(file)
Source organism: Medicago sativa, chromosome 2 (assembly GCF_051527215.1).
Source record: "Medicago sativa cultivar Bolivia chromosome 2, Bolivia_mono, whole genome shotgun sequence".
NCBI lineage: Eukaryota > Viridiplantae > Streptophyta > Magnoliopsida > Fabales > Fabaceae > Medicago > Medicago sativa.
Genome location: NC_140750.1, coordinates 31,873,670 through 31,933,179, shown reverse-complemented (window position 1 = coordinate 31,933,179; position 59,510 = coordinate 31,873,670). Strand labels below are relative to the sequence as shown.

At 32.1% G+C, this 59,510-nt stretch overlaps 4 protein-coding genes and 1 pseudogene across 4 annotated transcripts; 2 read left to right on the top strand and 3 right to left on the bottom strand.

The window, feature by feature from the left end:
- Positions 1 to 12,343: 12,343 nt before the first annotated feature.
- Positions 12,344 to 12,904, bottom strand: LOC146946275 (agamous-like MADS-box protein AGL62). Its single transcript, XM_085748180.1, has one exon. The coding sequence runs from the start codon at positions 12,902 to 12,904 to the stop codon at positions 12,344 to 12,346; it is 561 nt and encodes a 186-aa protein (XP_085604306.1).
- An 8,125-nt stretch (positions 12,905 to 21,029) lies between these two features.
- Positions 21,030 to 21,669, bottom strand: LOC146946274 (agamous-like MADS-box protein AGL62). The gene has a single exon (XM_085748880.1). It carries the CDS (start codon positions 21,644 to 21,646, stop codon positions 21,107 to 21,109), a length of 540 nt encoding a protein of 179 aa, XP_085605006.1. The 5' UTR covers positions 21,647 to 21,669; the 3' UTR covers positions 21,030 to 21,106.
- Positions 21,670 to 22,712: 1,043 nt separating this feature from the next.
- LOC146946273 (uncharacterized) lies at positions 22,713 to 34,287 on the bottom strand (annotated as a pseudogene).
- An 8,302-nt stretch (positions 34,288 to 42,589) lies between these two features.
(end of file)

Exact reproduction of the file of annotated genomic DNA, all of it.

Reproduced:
Source organism: Medicago sativa, chromosome 2 (assembly GCF_051527215.1).
Source record: "Medicago sativa cultivar Bolivia chromosome 2, Bolivia_mono, whole genome shotgun sequence".
NCBI lineage: Eukaryota > Viridiplantae > Streptophyta > Magnoliopsida > Fabales > Fabaceae > Medicago > Medicago sativa.
Genome location: NC_140750.1, coordinates 31,873,670 through 31,933,179, shown reverse-complemented (window position 1 = coordinate 31,933,179; position 59,510 = coordinate 31,873,670). Strand labels below are relative to the sequence as shown.

At 32.1% G+C, this 59,510-nt stretch overlaps 4 protein-coding genes and 1 pseudogene across 4 annotated transcripts; 2 read left to right on the top strand and 3 right to left on the bottom strand.

The window, feature by feature from the left end:
- Positions 1 to 12,343: 12,343 nt before the first annotated feature.
- Positions 12,344 to 12,904, bottom strand: LOC146946275 (agamous-like MADS-box protein AGL62). Its single transcript, XM_085748180.1, has one exon. The coding sequence runs from the start codon at positions 12,902 to 12,904 to the stop codon at positions 12,344 to 12,346; it is 561 nt and encodes a 186-aa protein (XP_085604306.1).
- An 8,125-nt stretch (positions 12,905 to 21,029) lies between these two features.
- Positions 21,030 to 21,669, bottom strand: LOC146946274 (agamous-like MADS-box protein AGL62). The gene has a single exon (XM_085748880.1). It carries the CDS (start codon positions 21,644 to 21,646, stop codon positions 21,107 to 21,109), a length of 540 nt encoding a protein of 179 aa, XP_085605006.1. The 5' UTR covers positions 21,647 to 21,669; the 3' UTR covers positions 21,030 to 21,106.
- Positions 21,670 to 22,712: 1,043 nt separating this feature from the next.
- LOC146946273 (uncharacterized) lies at positions 22,713 to 34,287 on the bottom strand (annotated as a pseudogene).
- An 8,302-nt stretch (positions 34,288 to 42,589) lies between these two features.